Dioxins are a group of organic compounds that are structurally related to the highly toxic PCDDs (polychlorinated dibenzodioxins).
Dioxins are not made intentionally but are produced as by-products of a variety of human industrial activities. Processes such as smelting, choline bleaching of paper pulp and the manufacturing of herbicides and pesticides contribute to dioxin pollution. Incinerators with incomplete burning such as hospital incinerators are major producers of dioxins (see Waste Management)
Dioxins are then introduced to humans through their diets. More than 90% of human exposure to dioxins is through meat, dairy and seafood products. Once in in the environment, dioxins easily accumulate in the fats and oils in wildlife, especially fishes. From there, dioxins are concentrated throughout the food chain. Dioxins enter the human food sources primarily through contaminated animal feed.
To humans, dioxins are a major threat, causing skin diseases, immunological disorders, hormonal disorders, cancer and birth defects. People are at greater risk if they work with some kinds of chemicals (especially herbicides) or live near major sources of emissions that contain dioxins.
Also at higher risk are developing fetuses and breastfeeding infants who can receive dioxins via their mothers’ blood or milk.
The World Health Organization (WHO) says all people have some dioxins in their tissues, but for most people this will be at very low levels.
A group of dioxin-like chemicals called PCBs are also sometimes referred to as dioxins but they are covered in their own Toolkit page (scroll down).
Dioxins are persistent organic pollutants (POPs) and, as such, they are subject to the Stockholm Convention, which obliges countries to eliminate where possible, and minimize where not possible, all sources of dioxins.
Dioxin emissions from incinerators can be greatly reduced by ensuring complete combustion and by rapidly cooling the emissions just as they leave the chimney (known as quenching).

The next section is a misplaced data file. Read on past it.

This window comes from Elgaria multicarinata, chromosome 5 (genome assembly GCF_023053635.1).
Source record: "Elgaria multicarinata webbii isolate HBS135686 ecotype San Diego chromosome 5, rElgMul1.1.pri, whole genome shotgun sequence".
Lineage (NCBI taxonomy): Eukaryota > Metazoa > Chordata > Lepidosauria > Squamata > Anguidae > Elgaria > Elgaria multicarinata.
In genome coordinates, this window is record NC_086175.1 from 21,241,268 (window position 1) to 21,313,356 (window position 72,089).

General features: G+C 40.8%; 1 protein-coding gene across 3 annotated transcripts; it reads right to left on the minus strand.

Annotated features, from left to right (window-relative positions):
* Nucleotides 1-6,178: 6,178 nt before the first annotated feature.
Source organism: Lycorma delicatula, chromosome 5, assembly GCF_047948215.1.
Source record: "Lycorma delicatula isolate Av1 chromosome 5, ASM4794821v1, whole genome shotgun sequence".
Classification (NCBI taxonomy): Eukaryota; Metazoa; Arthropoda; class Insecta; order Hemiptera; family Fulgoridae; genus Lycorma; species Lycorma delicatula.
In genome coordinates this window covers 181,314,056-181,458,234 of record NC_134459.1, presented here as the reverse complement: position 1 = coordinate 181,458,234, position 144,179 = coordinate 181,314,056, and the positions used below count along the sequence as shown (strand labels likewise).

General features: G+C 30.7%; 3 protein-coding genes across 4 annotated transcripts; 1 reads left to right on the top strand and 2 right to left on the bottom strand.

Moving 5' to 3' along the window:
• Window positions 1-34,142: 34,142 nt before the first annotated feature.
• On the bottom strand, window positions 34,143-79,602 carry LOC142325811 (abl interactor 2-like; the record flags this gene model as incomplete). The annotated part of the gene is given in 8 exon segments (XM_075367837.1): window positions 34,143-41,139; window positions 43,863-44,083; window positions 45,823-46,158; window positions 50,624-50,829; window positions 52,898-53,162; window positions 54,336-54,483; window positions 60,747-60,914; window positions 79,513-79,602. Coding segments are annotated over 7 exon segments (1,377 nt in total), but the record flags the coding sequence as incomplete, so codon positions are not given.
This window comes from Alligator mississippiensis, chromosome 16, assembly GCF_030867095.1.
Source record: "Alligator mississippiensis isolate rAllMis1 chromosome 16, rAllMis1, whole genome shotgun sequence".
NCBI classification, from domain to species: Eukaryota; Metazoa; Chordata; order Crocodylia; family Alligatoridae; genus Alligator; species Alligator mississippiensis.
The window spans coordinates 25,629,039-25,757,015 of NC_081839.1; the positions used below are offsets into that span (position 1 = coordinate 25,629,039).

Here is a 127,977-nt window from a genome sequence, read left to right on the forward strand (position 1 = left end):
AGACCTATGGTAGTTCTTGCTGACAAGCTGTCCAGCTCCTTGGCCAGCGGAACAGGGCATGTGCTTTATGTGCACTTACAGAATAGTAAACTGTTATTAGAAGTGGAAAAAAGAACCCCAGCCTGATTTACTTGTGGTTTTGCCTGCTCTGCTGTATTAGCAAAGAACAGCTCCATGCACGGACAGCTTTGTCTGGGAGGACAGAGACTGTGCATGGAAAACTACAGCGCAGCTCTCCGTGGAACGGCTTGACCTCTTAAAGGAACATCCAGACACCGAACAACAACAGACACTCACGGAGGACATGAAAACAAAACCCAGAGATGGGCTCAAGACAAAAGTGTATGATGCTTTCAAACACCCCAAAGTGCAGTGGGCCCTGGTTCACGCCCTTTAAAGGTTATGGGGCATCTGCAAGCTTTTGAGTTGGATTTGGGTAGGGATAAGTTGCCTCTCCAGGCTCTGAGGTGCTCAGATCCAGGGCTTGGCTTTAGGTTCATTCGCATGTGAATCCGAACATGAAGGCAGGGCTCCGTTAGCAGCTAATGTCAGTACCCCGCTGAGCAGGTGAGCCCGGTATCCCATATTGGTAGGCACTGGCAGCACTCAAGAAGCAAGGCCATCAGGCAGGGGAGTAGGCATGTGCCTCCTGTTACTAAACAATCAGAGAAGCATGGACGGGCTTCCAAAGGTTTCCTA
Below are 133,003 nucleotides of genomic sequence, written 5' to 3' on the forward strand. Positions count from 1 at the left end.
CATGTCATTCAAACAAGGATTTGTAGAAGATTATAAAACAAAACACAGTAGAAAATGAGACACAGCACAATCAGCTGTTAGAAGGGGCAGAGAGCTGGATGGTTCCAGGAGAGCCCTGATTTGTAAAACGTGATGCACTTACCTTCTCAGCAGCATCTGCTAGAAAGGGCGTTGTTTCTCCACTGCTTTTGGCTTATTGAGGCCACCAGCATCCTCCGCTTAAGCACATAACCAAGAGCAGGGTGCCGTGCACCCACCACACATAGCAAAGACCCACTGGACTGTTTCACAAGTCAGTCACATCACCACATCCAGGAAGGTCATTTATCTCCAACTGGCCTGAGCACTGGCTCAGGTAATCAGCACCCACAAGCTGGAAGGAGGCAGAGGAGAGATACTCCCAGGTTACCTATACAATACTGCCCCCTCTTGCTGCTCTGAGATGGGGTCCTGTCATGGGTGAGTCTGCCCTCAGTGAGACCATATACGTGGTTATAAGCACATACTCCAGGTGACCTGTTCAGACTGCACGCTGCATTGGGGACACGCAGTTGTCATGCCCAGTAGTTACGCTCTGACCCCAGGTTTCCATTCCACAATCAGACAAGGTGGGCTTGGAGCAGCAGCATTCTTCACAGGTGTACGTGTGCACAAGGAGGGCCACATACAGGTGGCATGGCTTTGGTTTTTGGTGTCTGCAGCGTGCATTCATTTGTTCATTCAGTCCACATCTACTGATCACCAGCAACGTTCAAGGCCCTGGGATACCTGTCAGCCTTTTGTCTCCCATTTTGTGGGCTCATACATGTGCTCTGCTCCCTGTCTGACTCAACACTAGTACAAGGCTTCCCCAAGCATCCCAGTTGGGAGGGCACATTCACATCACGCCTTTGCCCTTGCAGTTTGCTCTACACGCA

Many countries now monitor their food supply for traces of dioxins and can act to reduce any threats if they detect excessive levels.
As most food-related exposures are due to contaminated animal feed, the Codex Alimentarius Commission has developed a code of practice to reduce this threat.
In industrialized countries scientists have assessed the sources of dioxins and imposed of dioxins in people’s bodies, but this information is generally lacking in developing nations.
Dioxins are a difficult issue for journalists to report on as it is not easy to prove that any of the associated health problems are a direct result of a particular source of pollution.
Even when it is well known that a large exposure to dioxins has occurred, as in the case of the Seveso chemical disaster (FIX LINK), or the use U.S. Army’s use of Agent Orange in the Vietnam War (see Warfare), it is still not easy to directly show a link between dioxins and health effects in individual people.
It is also very difficult to prove that dioxins are even present as the cost of analyzing samples is very high and only a few laboratories in the world can do this work.
Despite this, such large-scale exposures are themselves are rich sources of strong human stories.
Journalists can also investigate what parties to the Stockholm Convention are doing to minimize or eliminate emissions of dioxins.
As incinerators are the major emitter of dioxins, journalists can investigate how they are controlling emissions – and whether they are seeking or receiving assistance from government or international agencies to do so.
Journalists can also investigate how dioxin levels in food are regulated and monitored by their national authorities, as this is the main source of exposure.
For this kind of reporting, the World Health Organization’s Food Contamination Monitoring and Assessment Programme is a useful source of contacts and information about each of the 70 countries it operates in.
World Health Organization – Dioxins and human health
EJNet Dioxin page – A comprehensive review of dioxins
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